Allen is strong enough to hold his own as a small-ball four and skilled enough to bring the ball up the floor and create offense off the bounce. Allen’s versatility and ability to score in several different ways makes him a great fit for Hoiberg’s offense.

However, Lat Mayen might be the addition that will allow the Huskers to play the way Hoiberg really wants. The 6-foot-9 transfer from Chipola College may be slight, but he’s a sniper from the perimeter and has been the best defensive rebounder on the team, according to Hoiberg.

Mayen averaged 11.8 points and 8.4 rebounds last season at Chipola, corralling double-digit rebounds in 11 games. He may be slight, but at 6-foot-9, he can hold his own in the paint thanks to his length as well as stay in front of perimeter players on switches.

Offensively, Hoiberg has spoken of Mayen’s shooting prowess many times throughout the offseason, referencing the 86-out-of-100 and 83-out-of-100 performances in a 3-point shooting drill the team does. He shot 38.4% from 3 on 3.5 attempts per game at Chipola.

Mayen unlocks the ability to maximize spacing on the offensive end without sacrificing defensive versatility or rebounding on the other end, which makes him a likely starter at power forward. He could also slide over to the five depending on the matchups.

“We’ll have opportunities maybe to slide Lat, at 6-9, a guy that’s been maybe as consistent as anybody on our team that can really space the floor,” Hoiberg said. “He can really, really shoot the basketball. He’s one of those guys that when he’s open and he shoots it you’re surprised if it doesn’t go in. So to have that luxury, a guy I know is going to battle every time he steps on the floor from a defensive standpoint, but also create opportunities on the offensive end for a mismatch.”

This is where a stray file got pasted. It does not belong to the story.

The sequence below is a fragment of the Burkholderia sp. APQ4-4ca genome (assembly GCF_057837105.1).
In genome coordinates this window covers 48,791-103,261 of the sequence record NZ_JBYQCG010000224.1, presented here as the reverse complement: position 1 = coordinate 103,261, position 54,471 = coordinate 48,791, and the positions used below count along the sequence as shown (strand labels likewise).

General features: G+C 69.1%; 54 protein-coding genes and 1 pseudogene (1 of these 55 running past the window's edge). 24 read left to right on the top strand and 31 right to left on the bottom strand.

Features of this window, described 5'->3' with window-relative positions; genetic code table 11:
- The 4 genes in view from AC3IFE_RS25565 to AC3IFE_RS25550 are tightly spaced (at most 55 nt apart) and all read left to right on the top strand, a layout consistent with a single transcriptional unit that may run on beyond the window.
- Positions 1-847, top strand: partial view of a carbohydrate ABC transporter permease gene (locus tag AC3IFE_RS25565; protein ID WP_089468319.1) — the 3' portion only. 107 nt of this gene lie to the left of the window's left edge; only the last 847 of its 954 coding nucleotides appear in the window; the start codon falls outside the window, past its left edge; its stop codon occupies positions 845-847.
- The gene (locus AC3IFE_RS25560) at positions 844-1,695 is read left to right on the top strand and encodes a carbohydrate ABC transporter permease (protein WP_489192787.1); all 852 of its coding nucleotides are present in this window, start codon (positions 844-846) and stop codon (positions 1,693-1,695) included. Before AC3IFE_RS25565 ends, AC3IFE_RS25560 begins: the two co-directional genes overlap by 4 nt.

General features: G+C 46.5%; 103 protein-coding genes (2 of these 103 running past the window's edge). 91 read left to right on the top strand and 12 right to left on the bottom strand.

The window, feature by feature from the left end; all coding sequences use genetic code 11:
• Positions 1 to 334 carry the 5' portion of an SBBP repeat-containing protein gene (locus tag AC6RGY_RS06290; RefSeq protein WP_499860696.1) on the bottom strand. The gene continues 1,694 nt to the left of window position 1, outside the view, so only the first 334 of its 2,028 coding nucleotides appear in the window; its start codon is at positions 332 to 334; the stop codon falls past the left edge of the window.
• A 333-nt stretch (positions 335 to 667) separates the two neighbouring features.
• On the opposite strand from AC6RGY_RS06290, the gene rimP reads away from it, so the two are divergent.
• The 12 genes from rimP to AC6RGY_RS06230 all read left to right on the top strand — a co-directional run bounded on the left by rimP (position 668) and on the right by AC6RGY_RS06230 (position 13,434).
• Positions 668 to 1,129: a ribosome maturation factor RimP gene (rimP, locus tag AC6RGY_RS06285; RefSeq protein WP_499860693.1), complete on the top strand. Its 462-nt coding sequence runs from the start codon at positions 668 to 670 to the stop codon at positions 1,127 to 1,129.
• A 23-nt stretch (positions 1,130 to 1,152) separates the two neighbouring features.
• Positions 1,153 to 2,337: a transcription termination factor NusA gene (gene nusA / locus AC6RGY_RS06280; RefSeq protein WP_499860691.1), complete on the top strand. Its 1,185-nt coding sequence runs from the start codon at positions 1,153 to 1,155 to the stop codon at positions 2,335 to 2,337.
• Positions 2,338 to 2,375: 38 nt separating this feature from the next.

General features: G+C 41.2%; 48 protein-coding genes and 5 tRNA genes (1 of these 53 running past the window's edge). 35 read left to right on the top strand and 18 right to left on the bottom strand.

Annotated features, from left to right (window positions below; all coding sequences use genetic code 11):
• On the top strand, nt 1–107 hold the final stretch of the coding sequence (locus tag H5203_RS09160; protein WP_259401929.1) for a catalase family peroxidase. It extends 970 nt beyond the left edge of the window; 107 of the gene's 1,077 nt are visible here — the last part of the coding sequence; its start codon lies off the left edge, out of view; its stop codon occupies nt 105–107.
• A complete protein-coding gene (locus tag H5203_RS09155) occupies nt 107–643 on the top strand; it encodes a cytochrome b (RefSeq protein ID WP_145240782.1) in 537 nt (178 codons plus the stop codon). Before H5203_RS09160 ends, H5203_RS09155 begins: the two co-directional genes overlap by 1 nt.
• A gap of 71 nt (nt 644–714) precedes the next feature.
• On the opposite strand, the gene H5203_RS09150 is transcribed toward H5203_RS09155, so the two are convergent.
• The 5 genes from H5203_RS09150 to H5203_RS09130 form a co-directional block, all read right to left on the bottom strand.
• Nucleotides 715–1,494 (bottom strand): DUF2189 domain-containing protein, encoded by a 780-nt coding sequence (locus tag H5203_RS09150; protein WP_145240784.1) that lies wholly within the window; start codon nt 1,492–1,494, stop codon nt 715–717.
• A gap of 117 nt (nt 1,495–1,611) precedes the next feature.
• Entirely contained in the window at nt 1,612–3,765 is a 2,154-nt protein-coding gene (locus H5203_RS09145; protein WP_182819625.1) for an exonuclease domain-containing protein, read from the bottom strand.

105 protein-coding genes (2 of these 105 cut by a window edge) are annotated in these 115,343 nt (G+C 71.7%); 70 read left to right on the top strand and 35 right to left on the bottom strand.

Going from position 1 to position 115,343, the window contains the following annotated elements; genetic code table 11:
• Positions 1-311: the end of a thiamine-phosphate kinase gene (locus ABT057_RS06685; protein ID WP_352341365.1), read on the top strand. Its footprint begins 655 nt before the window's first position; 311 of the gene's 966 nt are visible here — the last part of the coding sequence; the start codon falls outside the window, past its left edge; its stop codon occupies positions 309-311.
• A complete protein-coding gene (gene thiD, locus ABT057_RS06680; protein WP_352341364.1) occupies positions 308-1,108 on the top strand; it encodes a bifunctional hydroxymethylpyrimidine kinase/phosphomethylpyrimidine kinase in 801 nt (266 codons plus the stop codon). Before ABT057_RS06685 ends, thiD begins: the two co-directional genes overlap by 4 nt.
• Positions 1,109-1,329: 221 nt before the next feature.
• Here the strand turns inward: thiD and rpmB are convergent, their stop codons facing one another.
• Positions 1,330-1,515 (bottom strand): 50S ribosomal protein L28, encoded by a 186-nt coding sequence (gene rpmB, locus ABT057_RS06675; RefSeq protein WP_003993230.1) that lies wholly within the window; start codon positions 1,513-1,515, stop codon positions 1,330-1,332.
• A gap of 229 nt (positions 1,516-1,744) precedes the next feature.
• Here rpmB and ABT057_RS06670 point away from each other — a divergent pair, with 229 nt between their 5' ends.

Shamiel Stevenson likely would have played a big role for the Huskers had he received his waiver for immediate eligibility last season, but the NCAA denied his request three times and so he spent the year on the practice squad redshirting alongside Dalano Banton and Derrick Walker. Now he’s ready to show Nebraska fans what he’s capable of.

At 6-foot-6 and 245 pounds with long arms, Stevenson is unlike any other player on the team from a physical standpoint. He’s strong and athletic and should be a weapon for the Huskers in the open floor. He averaged 8.5 points and 4.4 rebounds in 23.8 minutes per game as a freshman at Pittsburgh, and he shot 16-of-41 (39%) from 3 during his time as a Panther.

“Shamiel, he’s an explosive player,” Allen said. “Very skilled. He’s really explosive at his size. He gets up as much as anybody and he has a lot of power to his game to go along with skill. He’s a pretty unique player.”

Unfortunately, the Huskers will be without arguably their most explosive athlete on the wing this season as sophomore Akol Arop underwent season-ending surgery recently to clean up a chronic knee issue.

Trevor Lakes, the transfer from Division II Indianapolis, will redshirt this season and focus on building up his body and preparing himself for the rigors of the Big Ten. He’s first and foremost a terrific perimeter shooter, knocking down 253 triples at a 41% clip during his first three seasons.

Bret Porter, a walk-on from Millard North, redshirted last season and brings physicality and offensive craftiness to the group.